Berhan’s Legacy

In Amharic “Berhan” means “light”.

The sun was only beginning to rise – lighting up the streets of Addis Ababa – as our white van with the 2 forengis and 7 Ethiopian women began its’ journey. As we drove away, we left behind a city that had held four of these women captive in a hopeless cycle of abuse, shame, disease and poverty- characteristics of the life of girls and women who work as prostitutes here, servicing men for as little as fifty cents to a dollar.


These girls didn’t choose this life.  Their stories are similar – many were orphaned and came to the city hoping to find a job and a way to care for themselves.  It broke my heart to know that one of these women, upon arriving in the city as an orphaned teenager, had found work at a small grocery store, making pennies.  A week later, when she broke a flask in the shop, she was forced to pay for it and given only one option for how to do that.  Her innocence – her life- was traded away for the price of a shattered flask.  And now she has HIV-Aids as a souvenir of her “profession”.  How little these women are valued.

As the van drove away from the city, I closed my eyes and listened to the women sing in Amharic.

The Lord who made me escape from death.  I put Him as Lord and King over my life.” 

As our doulas had braided our young mother’s hair the night before in preparation for the new life that awaited her, they had sung this song and she had told them,

“This is our song – for me and Berhan (her daughter).  When I was 5 months pregnant I went to an abortion clinic and waited in line all day.  The line was so long that I was never seen.  That night a friend told me that they would crush the baby in my womb if I had the abortion.  I couldn’t do it so I never went back.  This is our song.  Berhan escaped death.  I escaped the death of losing her.  I escaped prostitution and the death it brings.  I put the Lord over our lives.”

“God choose the weak things of this world to shame the strong.” I Corinthians 1:27. 


As we drove away from their life of hopelessness I pondered how God had used this baby, Berhan, to deliver four women out of prostitution.  He had chosen the weakest one of all to restore these women to life.  A month ago, when Berhan was only a few days old, a woman had brought her to one of our doulas and asked if she knew of anyone who would “adopt” the child so that the mother could go back to work.  She had kept Berhan’s mother for 2 months already and could do so no longer.  When our director heard Berhan’s story, she insisted that we speak to her mother and find out if she wanted to give her away.  “No, I don’t want to give away my baby,” her mother had said. “If there is any way to keep her I want to but I don’t know how I can”.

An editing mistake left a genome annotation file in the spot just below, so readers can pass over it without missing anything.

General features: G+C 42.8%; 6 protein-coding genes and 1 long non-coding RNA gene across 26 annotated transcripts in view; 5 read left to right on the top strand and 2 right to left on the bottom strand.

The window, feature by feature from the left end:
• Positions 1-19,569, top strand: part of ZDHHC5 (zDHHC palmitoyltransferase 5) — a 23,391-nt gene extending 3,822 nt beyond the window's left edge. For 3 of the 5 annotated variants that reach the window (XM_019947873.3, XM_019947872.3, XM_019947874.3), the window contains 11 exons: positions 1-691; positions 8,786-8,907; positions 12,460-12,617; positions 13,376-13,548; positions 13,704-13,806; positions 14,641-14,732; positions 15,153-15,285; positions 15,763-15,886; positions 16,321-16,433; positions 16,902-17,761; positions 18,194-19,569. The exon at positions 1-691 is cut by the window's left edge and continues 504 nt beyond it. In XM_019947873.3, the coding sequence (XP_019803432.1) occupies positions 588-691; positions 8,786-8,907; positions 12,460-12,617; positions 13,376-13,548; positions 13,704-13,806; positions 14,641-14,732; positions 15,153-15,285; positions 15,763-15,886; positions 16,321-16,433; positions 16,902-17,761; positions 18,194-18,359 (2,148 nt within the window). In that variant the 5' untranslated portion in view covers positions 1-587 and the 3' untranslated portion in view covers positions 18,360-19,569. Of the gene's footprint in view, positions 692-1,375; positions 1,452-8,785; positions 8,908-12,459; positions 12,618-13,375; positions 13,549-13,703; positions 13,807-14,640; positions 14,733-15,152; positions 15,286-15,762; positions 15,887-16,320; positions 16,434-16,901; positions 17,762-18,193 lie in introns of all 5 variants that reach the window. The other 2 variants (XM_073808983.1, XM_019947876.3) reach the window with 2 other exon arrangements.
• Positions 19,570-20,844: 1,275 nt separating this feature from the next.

At that moment their lives changed directions.  Our doula took Berhan and her mother into her home.  Together with our DHI team, she cared for them both, shared the gospel with her, and taught her how to care for her baby.  She kept them in her small mud brick one room home (along with her 2 children and husband) until we could figure out a long time solution.  While we worked on our solution, three other women came forward, asking if we could help them as well.

God does hear the cries of the oppressed.  These four women are proof of that.  He uses babies.  He uses doulas.  He uses white forengi women in white vans.  He uses the ordinary – the weak – to shame the strong.

“The account of his intervention will be recorded for future generations; people yet to be born will praise the Lord.  For he will look down from his sanctuary above; from heaven the Lord will look toward earth, in order to hear the painful cries of the prisoners, and to set free those condemned to die” (Ps. 102: 18-20).

This is Berhan’s legacy.  Through her, God’s light has overcome the darkness, and I believe her story will be told to generations to come.

Hope House group photo

Our DHI Ethiopian team celebrating with these 4 women the new life they are about to embark on, as they enter into the Women At Risk program at Hope House, where they will live, heal and grow for the next 12 months.

– Liz

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